Friday, November 8, 2013

Wolverine and the X-Men #36 (HERE BE SPOILERS!)

One of the main complaints that I (and, well, pretty much everyone who read it) had about the "Age of Ultron" event was that the pacing was totally bizarre.  First, we didn't wind up seeing Ultron until the last issue.  Second, the characters spent so much time jumping from era to era that it was hard to tell who was doing what, when and why.  Conversely, the X-scribes have really done a spectacular job of hitting their marks in this event.  Aaron brings us to the point that we all knew that we had to reach, with original Jean learning of her future from future Jean, who we learn is actually future-original Jean and not future-present Jean.

(As confusing as it sounds, it actually makes sense.  I had mentioned previously that we had to learn, at some point, how original Jean traveling into the present changed her future, given the assumption that her advanced powers meant that Professor X wouldn't be able to simply erase all repercussion of their "visit" with a timely mind-wipe.  Events so far imply that original Scott maintains a connection to present Scott -- given the latter's disappearance as a result of the former's death -- but it's unclear what connection original Jean maintains with present - a.k.a. dead - Jean.  In other words, original Jean hasn't done something that suddenly resurrects present Jean, as far as we know; her connection is only to future Jean.  It implies that the repercussions of their travel are so far constrained, since nothing in the present - except for Scott's brief disappearance - has changed.  Future-original Jean is a creation of the new timeline created when original Jean came into the present; she's not the result of a change to present - a.k.a. dead - Jean.  But, again, it's unclear how long we can expect that these events not affecting the present will be the case.)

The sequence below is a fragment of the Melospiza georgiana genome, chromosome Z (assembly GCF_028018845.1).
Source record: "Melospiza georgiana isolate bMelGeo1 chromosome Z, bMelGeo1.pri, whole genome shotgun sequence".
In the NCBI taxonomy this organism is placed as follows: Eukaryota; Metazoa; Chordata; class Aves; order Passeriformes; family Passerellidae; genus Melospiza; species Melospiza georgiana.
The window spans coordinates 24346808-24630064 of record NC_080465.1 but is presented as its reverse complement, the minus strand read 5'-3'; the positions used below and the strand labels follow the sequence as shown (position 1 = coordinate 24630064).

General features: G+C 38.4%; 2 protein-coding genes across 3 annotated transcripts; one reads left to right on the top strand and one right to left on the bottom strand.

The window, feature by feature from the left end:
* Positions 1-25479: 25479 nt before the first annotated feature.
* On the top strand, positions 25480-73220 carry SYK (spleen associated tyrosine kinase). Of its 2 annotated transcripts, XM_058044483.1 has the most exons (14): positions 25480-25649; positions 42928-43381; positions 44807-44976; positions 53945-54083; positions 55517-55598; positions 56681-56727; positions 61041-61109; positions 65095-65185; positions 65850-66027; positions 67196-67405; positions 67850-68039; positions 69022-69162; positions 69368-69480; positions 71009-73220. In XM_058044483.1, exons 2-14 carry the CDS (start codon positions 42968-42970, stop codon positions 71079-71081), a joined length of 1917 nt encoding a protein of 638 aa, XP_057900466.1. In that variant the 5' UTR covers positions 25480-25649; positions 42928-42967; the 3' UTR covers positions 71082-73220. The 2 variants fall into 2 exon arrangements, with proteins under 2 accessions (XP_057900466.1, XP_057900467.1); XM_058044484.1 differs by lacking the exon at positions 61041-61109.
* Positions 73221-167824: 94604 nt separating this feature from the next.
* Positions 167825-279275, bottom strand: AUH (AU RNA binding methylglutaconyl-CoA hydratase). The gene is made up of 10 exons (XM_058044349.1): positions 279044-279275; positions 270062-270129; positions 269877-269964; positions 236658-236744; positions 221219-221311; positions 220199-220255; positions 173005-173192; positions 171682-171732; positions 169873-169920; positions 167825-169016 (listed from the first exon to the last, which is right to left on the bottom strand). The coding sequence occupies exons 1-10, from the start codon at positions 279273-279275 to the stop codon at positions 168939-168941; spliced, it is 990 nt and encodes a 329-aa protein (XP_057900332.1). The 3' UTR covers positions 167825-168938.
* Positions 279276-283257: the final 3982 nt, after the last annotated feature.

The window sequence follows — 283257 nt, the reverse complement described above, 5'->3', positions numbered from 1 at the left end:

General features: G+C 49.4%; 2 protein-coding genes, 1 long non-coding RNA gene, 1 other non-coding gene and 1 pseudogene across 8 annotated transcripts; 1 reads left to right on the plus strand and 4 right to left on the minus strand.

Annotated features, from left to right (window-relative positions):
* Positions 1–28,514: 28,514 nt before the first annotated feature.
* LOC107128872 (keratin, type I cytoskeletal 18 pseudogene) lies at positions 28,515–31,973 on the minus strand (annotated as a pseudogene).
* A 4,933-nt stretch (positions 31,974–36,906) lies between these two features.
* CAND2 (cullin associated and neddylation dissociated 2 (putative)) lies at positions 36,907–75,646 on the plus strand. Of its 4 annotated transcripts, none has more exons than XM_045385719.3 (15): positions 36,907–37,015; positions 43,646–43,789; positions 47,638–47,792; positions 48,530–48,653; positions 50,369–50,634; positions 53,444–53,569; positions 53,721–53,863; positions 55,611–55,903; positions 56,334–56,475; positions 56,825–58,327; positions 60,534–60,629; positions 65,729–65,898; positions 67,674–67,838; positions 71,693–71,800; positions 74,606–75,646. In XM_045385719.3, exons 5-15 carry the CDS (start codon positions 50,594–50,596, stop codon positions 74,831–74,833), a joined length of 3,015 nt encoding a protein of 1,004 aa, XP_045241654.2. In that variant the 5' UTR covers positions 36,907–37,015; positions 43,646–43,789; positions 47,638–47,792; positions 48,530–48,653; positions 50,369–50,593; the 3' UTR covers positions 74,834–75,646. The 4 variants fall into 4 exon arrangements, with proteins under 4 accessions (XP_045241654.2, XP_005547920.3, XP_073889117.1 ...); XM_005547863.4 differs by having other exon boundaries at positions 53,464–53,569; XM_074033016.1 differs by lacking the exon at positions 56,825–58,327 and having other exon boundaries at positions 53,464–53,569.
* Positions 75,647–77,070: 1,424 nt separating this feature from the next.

As a result of the horrible future that she sees in her future self's mind, original Jean decides that she and the other original X-Men have to return to their past.  However, it's here where the X-scribes cleverly more us to the next phase of this event, exploring original Jean's suspicions that these X-Men aren't who they say that they are.  Magik takes original Bobby and Hank with her to the future X-Men's future (after having caught a glimpse of it on a previous trip) and they discover Sentinels subservient to another group of future X-Men occupying the Jean Grey School.  As such, it's clear that the original future X-Men are somehow vying against the new future X-Men.  However, we have to assume that it's not over something trivial; after all, future Jean was essentially willing to lose her life to prevent this future from occurring.  As such, if it's not all Ahabs and hounds, what is it that so terrifies the original future X-Men?

(Honestly, as much as I'm enjoying this series, I pretty much have to call it quits with this review at this point, under the weight of too many "future-original Jeans" and "new future X-Mens."  Oi vey.)

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